The NYT (here) talks about items that traditional growth measures like GDP omit or mis-state. Created during the 1930’s, these tools are constantly being revamped to reflect changes in consumer tastes, preferences, and the corresponding weights of components in the “typical” basket of goods and services. Still, what is counted is stuff that is traditionally produced (read: manufactured) and consumed, stuff that has a price. Despite hedonic adjustments for innovation and the consequent quality improvements, much does not get counted. Martin Feldstein points to how increasingly prescribed statins have significantly lowered the incidence of heart disease, but the benefits of that well-being does not get captured anywhere. Furthermore, in this digital age it is not these goods, but many services that we consume-most must have a value but do not have an obvious price. Free software updates that we periodically download, streaming services, wikipedia instead of a trek to the library are some examples. Ad revenue is the ubiquitous substitute for a number to capture the economic value of such services, but how good a number is it really? Have to wonder if global growth is being understated.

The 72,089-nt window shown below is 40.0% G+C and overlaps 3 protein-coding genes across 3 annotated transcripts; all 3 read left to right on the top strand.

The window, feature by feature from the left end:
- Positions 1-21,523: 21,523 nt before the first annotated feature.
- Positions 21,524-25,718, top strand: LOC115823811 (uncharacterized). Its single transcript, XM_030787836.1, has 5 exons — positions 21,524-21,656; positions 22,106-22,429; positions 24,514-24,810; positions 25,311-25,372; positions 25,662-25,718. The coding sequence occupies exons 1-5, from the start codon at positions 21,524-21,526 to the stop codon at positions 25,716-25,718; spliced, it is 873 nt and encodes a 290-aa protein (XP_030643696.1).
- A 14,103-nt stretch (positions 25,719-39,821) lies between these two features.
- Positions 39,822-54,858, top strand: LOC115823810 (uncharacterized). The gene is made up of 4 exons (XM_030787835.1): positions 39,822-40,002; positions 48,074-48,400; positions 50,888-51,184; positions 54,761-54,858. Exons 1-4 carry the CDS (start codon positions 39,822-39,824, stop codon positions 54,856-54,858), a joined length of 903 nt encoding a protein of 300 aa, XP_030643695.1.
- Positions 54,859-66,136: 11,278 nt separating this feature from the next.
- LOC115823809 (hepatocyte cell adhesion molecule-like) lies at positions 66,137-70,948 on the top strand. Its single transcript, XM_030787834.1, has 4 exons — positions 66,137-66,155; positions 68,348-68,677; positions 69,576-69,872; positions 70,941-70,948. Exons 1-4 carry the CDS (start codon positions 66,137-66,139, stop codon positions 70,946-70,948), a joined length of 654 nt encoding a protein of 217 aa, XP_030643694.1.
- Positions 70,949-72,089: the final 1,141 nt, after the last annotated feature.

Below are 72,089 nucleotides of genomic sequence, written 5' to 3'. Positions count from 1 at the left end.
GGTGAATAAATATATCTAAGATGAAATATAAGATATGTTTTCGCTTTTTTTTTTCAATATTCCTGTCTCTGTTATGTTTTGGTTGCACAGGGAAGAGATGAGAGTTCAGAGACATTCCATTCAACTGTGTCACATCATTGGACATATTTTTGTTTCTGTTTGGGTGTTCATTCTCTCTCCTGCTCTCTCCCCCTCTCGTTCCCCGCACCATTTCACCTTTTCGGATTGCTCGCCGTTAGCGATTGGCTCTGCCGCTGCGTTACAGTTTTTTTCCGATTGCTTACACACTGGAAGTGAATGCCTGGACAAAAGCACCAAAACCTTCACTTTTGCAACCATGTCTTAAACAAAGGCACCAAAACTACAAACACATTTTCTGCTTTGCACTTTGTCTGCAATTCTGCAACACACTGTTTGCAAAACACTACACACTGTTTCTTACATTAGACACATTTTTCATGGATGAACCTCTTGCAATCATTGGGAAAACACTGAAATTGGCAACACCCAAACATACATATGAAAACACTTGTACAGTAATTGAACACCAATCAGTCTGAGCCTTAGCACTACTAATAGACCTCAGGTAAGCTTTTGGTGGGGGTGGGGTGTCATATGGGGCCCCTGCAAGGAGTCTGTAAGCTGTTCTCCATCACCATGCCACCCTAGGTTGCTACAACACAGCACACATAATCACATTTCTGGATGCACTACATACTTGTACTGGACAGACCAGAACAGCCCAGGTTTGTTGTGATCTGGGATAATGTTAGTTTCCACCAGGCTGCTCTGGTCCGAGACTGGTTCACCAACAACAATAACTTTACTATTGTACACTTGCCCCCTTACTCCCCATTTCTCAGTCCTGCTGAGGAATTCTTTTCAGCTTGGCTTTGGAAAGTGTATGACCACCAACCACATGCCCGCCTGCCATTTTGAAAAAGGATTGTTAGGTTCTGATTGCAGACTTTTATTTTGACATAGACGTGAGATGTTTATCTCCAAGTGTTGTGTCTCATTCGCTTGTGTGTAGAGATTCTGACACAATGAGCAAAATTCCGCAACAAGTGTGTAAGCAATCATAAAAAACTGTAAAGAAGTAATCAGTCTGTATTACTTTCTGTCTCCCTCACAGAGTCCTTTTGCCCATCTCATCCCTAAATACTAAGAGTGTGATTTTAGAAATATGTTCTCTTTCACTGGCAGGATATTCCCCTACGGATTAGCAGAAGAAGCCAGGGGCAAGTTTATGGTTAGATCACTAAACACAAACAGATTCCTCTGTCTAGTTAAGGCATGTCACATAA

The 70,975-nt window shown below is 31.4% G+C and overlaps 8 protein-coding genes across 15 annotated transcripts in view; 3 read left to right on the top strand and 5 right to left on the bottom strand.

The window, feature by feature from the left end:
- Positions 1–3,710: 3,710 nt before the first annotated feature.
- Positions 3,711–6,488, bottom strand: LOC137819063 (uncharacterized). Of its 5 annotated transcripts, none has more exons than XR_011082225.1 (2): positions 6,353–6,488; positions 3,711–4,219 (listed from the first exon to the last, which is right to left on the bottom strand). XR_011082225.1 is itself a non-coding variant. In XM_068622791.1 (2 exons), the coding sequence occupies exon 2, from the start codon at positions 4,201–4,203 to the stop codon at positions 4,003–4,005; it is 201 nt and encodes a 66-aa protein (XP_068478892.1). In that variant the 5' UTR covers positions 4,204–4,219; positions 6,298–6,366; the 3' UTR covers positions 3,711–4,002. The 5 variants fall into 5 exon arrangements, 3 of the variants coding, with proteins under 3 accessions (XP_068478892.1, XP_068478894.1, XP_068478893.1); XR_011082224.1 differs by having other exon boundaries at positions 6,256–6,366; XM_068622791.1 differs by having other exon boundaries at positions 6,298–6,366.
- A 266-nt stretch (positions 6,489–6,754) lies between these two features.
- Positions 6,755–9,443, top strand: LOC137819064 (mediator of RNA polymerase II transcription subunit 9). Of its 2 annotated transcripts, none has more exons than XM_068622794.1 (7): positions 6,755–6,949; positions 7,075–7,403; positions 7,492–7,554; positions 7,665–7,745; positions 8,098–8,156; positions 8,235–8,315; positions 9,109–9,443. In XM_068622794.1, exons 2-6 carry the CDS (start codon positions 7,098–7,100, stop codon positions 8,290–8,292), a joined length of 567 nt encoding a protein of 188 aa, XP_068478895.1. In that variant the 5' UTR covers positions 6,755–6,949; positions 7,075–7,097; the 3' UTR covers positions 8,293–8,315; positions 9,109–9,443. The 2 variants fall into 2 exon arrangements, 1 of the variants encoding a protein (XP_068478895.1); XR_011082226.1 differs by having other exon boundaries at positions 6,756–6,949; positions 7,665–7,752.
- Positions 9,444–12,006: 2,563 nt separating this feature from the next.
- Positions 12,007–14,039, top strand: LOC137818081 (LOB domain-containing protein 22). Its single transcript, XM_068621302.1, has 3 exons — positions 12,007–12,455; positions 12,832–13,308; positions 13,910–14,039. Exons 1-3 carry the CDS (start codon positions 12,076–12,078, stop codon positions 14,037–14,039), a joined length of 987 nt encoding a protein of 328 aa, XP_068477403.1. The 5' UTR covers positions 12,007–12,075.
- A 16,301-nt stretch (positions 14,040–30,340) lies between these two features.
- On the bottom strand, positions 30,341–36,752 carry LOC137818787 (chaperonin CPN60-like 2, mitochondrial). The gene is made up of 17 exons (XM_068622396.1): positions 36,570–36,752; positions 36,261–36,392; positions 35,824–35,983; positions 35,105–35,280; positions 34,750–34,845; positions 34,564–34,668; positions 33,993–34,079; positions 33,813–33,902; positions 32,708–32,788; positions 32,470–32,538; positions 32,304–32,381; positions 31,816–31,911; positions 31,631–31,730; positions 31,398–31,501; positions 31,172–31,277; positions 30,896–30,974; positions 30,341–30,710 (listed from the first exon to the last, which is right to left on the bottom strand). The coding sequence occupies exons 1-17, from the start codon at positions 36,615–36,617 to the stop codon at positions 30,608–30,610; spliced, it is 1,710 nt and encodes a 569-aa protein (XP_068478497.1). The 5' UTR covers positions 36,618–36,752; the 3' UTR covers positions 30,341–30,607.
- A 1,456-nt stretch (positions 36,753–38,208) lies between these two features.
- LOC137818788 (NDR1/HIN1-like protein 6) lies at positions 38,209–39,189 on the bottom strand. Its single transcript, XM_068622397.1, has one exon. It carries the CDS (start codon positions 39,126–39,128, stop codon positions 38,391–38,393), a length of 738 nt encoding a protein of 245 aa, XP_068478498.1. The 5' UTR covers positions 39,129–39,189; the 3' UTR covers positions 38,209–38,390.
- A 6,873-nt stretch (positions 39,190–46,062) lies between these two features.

Meanwhile, the FT (here), talks about demonetization in India offering opportunities for insurers. Not just insurance, but the abililty to market various financial products was somewhat sneakily given to the newly licensed payment banks which offer mobile banking services to the cashless economy. Of course, “free’ insurance upto a max is bundled with their offerings. Potentially a $60 billion-plus market, says the FT and I think of Fairfax Holdings cashing OUT part of their ICICI Lombard stake for a cool $ 1 billion couple of weeks ago (here). Nice.
And from Al Jazeera (here), admittedly a tiny, symbolic step towards reducing global dollar hegemony as the BRICs have been wanting to do for some time.